The tentative House plan to merge the civil service retirement sysyem with Social Security has jolted many government workers and caused them to take a new look at their pension system, which is one of the best in the world.
On Tuesday, a House Ways and Means subcommittee voted to phase out the staff retirement system that covers 2.6 million federal employees. It would put them - plus the 14 million state and local government workers - under Social Security. Government workers don't like the idea. For good reason.
The average person retiring under Social Security must work longer, and eventually get smaller benefits, than the average federal worker. This is because the civil service pension program is a staff retirement system, while Social Security is considered only a base income designed to supplement investments, private pension plans and other sources of retirement money.
Federal employees can retire as early as age 55 (if they have 30 years of service) and get full pensions. Those pensions are based on their average high three-year salary. Employees pay 7 per cent of their total income into the pension fund and their agengy matches it. An employee with 20 years in government (or with combined military service) can retire at age 60. And a government worker with only 5 years of service can retire at age 62. Obviously, the longer people work the bigger their annuity.
Federal employees who already are in retirement get an average of $633 a month before taxes. Survivors of a federal retiree get an average of $254. Of course, those are averages. Some get much more, some much less.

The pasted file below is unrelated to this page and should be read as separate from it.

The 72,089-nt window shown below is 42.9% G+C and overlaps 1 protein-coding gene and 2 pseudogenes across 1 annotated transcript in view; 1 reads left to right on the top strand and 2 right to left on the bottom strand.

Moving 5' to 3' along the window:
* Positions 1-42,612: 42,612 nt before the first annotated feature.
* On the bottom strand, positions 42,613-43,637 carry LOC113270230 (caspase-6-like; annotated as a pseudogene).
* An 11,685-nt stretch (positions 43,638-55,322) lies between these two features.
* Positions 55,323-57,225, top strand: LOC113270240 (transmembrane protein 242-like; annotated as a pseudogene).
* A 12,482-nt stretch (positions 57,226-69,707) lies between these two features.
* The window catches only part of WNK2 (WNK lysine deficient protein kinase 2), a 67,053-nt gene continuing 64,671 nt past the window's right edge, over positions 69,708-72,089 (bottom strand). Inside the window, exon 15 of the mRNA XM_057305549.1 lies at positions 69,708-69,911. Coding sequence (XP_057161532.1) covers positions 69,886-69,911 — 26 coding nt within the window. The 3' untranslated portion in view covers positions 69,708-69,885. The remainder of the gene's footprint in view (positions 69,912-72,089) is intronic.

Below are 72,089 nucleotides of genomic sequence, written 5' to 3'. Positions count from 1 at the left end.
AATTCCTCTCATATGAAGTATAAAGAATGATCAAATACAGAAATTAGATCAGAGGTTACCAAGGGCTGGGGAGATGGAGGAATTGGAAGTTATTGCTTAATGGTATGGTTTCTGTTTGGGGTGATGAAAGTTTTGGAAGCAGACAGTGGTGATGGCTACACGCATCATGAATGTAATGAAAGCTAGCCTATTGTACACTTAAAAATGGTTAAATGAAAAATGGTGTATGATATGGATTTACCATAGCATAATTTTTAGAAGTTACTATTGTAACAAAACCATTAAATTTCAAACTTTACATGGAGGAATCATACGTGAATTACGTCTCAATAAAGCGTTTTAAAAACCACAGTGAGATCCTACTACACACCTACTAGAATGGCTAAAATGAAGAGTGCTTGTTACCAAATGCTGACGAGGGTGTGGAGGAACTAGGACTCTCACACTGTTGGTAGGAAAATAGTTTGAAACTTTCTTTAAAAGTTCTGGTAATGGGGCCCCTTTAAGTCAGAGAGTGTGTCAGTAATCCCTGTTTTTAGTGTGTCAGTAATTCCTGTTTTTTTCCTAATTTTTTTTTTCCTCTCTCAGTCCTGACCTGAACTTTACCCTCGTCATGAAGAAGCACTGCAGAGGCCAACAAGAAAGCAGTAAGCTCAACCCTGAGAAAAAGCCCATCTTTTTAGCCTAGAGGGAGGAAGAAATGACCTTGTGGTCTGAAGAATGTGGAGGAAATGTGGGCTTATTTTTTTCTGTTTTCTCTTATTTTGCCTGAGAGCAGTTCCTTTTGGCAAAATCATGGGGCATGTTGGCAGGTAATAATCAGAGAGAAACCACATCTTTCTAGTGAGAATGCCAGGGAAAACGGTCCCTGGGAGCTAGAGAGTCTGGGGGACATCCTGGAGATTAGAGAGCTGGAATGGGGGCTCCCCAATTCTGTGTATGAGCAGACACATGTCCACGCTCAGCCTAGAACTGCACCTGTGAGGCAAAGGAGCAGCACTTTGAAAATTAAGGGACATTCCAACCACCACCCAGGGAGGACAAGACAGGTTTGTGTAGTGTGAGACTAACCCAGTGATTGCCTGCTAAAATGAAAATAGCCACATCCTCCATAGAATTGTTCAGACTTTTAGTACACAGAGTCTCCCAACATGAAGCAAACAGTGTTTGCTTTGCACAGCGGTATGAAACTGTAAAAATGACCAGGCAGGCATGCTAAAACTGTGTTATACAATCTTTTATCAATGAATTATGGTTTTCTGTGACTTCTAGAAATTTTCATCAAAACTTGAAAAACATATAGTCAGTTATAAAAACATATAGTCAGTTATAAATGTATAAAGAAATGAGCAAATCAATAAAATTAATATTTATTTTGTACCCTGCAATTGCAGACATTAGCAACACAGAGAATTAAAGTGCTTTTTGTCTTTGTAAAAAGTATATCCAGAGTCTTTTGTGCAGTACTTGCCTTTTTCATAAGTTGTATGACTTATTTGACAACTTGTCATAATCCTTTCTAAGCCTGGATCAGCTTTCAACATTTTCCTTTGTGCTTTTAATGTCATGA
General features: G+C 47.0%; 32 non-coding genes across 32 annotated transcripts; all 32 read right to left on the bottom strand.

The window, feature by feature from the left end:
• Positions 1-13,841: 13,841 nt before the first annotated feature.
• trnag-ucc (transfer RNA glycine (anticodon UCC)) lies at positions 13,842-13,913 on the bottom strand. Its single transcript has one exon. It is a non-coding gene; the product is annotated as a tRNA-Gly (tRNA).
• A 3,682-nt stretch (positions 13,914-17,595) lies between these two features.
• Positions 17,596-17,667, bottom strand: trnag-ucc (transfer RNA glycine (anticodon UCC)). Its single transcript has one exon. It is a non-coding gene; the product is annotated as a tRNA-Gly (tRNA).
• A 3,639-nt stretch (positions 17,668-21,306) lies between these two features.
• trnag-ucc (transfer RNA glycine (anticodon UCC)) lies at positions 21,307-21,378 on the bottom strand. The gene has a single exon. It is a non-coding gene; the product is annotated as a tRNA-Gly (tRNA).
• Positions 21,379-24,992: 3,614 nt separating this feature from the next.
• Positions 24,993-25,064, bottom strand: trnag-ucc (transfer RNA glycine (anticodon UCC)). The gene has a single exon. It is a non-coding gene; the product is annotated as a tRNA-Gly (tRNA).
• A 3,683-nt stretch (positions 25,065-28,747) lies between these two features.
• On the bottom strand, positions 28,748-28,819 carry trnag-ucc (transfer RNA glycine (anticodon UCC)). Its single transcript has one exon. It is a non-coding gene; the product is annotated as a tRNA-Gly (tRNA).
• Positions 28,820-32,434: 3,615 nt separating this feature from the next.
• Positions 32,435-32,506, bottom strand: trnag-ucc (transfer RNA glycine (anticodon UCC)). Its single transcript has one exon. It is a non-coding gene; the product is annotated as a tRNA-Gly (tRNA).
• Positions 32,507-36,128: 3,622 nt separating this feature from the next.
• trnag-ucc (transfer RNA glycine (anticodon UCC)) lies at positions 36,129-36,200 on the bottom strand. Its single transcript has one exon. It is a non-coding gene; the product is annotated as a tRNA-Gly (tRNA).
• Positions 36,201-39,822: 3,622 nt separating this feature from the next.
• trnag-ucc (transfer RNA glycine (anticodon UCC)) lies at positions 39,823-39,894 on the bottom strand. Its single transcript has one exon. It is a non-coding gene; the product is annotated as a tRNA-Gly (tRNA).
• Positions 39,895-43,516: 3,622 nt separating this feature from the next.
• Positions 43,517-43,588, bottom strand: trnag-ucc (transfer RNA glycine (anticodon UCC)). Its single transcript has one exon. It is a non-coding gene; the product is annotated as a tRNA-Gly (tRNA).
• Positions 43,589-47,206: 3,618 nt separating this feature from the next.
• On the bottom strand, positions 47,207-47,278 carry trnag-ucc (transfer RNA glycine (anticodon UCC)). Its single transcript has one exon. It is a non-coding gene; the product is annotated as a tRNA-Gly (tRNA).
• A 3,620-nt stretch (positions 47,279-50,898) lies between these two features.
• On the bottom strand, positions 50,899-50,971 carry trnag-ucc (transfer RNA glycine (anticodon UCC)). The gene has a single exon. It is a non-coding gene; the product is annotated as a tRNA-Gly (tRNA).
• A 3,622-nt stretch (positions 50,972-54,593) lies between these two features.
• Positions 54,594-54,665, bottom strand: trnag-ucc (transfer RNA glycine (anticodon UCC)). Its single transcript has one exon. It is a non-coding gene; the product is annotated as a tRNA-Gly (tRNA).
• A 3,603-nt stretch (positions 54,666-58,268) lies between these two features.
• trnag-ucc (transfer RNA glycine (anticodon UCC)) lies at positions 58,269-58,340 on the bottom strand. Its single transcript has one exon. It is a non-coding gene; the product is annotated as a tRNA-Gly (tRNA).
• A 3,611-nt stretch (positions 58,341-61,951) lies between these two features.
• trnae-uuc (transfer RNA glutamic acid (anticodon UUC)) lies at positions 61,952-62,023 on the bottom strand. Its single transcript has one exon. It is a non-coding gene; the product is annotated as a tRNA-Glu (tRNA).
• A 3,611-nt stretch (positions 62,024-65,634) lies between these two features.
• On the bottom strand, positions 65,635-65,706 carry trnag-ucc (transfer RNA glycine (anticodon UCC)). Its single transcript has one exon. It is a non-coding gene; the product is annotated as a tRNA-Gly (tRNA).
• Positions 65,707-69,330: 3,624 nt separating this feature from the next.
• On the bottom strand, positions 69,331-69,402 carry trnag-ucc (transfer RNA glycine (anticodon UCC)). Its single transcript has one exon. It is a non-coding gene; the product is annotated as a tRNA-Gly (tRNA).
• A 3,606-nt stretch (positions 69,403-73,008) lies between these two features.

The typical federal employee who retired today can expect to get an average pension of $670. If that employee retired now and died, his or her survivor would get $280 a month.
By contrast, the average Social Security benefit today is $234, or $400 for a couple. A mother with two children would get $547, and a disabled person with a spouse and two children now gets an average of $517 a month from Social Security.
Whereas government workers pay 7 per cent of their total salary into their staff retirement plan (with the government matching that contribution), persons under Social Security now pay 5.85 per cent on earnings up to $16,500. That will go up next year to 6.05 per cent on $17,700.
Government figures show that the average retiree recovers all the money he or she paid into the fund in about 18 months. For persons under Social Security, the pay back to them takes a little more than 2 years.
Clearly, the federal retirement program is more generous (and more costly to the individual). But Congress is forgetting that it is not a national retirement program, but a staff retirement system. Insiders doubt that Congress seriously will consider merging the two systems in the near future. But the fact that it even came up for a vote, even in subcommittee, is enough to send chills down the spine of the average civil servant.
Federal Mediation and Conciliation Service: Top regional officials are in town this week for discussions with director Wayne L. Horvitz and headquarters officials. One item on the agenda is Horvitz's desire for the FMCS to concentrate more of its efforts on internal labor disputes in the government.
Insiders say that some of the directors are balking at the plan. They feel it would drain human and financial resources away from private sector disputes that they consider more important. If Horvitz prevails, it should result in more FMCS efforts to reduce the backlog of union-management labor dispute cases in government.
Hatch Act: The Senate Government Affairs Committee tentatively plans and Thursday on legislation to give government workers the right to participate actively in partisan politics. The House already has cleared legislation modifying the Hatch Act, and President Carter says he will sign it.
But the Senate Committee is tied up with the Bert Lance hearings, and they could continue next week, again forcing it to postpone Hatch Act debates. Much will depend on how the Office of Management and Budget director handles himself today. If Lance should resign, or get a clean bill of health from the Committee, the Hatch Act sessions will go on as scheduled.
If the important Lance hearings continue into next week, howvever, that probably will chances for Senate action on theHatch Act this year.